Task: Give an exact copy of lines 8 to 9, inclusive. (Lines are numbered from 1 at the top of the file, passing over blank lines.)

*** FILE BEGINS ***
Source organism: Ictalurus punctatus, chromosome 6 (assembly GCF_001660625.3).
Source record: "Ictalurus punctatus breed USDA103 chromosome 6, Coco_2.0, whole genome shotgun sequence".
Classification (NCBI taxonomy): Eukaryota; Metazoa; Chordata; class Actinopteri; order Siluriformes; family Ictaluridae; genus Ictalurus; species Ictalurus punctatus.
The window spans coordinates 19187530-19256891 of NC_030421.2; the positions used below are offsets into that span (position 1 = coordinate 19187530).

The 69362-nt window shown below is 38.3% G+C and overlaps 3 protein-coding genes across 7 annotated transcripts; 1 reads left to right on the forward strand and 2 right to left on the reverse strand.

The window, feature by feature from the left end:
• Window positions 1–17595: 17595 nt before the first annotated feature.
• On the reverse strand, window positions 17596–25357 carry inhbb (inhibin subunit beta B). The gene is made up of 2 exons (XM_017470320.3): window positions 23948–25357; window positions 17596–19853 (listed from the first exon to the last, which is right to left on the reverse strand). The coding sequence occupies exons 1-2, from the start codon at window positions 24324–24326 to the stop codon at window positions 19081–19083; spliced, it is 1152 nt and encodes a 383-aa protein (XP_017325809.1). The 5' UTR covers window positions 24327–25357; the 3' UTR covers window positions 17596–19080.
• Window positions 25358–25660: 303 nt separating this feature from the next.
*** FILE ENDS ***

• On the reverse strand, window positions 17596–25357 carry inhbb (inhibin subunit beta B). The gene is made up of 2 exons (XM_017470320.3): window positions 23948–25357; window positions 17596–19853 (listed from the first exon to the last, which is right to left on the reverse strand). The coding sequence occupies exons 1-2, from the start codon at window positions 24324–24326 to the stop codon at window positions 19081–19083; spliced, it is 1152 nt and encodes a 383-aa protein (XP_017325809.1). The 5' UTR covers window positions 24327–25357; the 3' UTR covers window positions 17596–19080.
• Window positions 25358–25660: 303 nt separating this feature from the next.